Why Communalism Can’t Work

This Snapshot is taken from: The Trouble With Canada …Still! (BPS Books, 2010).


1) The foundational ideal is that all individuals and families should surrender their private ambitions for the common good, because private work is selfish, whereas common work is altruistic. In the beginning, “equality” is the core value.

2) Practically speaking it is assumed that once stage 1) is achieved and all are working together for a common goal, machinery and costs will be lower because all work will be coordinated: ten families in a cooperative won’t need ten tractors, and so on. Each stage of work will be coordinated for real need, rather than for profits, resulting in less cost and less waste, therefore more production and wealth for all.

3) So communal work begins, and as long as moral suasion is high, all do in fact cooperate and the “plan” seems to work. For a while. But soon the obvious problems of different workers attitudes, skill levels, work output, personal capacities, and different care of tools and machinery, and so on, raises its head.

4) Workers begin to notice that because all the equipment is now held in common, it is not looked after with care and pride as it used to be because no one stands to lose personally. So machinery and tools break down. But as they belong to no one in particular, no one can be blamed. So repairs and costs for new tools musts be spread to all equally. At this point … more equality begins to look a little unfair. Some are being asked to pay for the carelessness of others.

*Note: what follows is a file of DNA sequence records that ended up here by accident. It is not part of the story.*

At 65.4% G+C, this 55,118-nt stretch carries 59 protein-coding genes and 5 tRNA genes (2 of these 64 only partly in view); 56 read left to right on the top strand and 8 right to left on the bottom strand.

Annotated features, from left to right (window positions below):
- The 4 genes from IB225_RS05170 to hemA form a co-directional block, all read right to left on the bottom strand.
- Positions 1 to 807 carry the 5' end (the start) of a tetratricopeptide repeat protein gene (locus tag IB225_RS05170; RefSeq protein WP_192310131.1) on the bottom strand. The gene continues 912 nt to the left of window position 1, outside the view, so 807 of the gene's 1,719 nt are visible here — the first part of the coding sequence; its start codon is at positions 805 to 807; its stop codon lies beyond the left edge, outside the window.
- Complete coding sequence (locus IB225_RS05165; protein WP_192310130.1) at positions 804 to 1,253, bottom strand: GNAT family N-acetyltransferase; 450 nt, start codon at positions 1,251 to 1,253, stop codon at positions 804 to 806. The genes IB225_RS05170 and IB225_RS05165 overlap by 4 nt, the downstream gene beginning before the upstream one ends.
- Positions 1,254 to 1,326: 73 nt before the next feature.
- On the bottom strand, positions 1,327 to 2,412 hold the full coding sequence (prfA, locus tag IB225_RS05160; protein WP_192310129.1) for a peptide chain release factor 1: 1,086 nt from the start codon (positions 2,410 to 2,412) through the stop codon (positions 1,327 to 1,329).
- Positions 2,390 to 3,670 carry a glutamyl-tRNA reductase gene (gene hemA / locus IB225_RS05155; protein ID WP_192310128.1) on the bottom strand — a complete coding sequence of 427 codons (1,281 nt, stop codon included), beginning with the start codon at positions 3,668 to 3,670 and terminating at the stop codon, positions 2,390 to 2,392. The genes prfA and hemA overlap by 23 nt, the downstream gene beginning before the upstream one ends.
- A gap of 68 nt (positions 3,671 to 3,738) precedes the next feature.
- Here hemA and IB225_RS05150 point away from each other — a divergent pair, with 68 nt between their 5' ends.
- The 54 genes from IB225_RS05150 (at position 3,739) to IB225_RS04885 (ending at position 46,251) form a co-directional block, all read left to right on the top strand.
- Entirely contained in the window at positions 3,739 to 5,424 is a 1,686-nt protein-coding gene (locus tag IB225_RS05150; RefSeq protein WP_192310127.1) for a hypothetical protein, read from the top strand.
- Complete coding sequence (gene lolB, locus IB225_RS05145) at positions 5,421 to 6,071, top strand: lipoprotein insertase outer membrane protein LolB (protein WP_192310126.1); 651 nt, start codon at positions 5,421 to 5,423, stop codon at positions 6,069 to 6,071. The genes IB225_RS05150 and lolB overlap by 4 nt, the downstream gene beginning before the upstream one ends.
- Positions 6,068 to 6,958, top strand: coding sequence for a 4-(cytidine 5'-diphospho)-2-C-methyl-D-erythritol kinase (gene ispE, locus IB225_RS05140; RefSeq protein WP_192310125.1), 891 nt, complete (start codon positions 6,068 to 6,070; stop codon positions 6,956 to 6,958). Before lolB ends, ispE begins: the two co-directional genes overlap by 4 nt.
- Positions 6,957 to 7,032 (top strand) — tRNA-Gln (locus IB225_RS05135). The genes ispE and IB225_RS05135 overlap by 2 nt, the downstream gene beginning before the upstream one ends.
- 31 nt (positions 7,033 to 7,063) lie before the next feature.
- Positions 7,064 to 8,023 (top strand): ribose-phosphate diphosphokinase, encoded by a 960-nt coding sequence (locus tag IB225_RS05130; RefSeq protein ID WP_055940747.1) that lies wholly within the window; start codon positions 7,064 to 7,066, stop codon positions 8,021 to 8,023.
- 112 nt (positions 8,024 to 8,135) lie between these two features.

5) Soon, workers begin to notice that while they always used to work very hard and loved it because they and their families got ahead in life, not all workers are that way. Some are definitely slower than others, show up later, produce less, don’t tidy up as well after work, and grumble continuously about how hard the work is.

6) The initial communal euphoria is beginning to wear thin, and the stronger and better workers are now resenting the fact that they are working twice as hard as others for the same reward. They begin to see that lazy workers have discovered they can “profit” from the system as “free-riders,” simply by doing less. Suddenly, things no longer look “equal.”

8) So at this point, “equity” raises its head and workers begin to insist that equity (what is deserved) is a more fair and rational standard than equality (sharing equally, regardless of effort contributed).

9) By now, the plan is heading for moral and economic collapse. Some people start to recommend breaking up the commune and going back to private work and care of self and family. If the people are lucky, things simply revert slowly to normal traditional ways, the ideological wounds are licked all ’round, excuses are made, losses counted, and people go their own way, a little wiser. However, if the whole plan has been coercive from the start, the government’s planners start fining people, passing production quotas, and so on. In then end, they bring out their machine guns to force the desired result, and forced communalism continues until it rots from the inside out, as it did in the USSR. The lesson learned?

Equity works better than equality.

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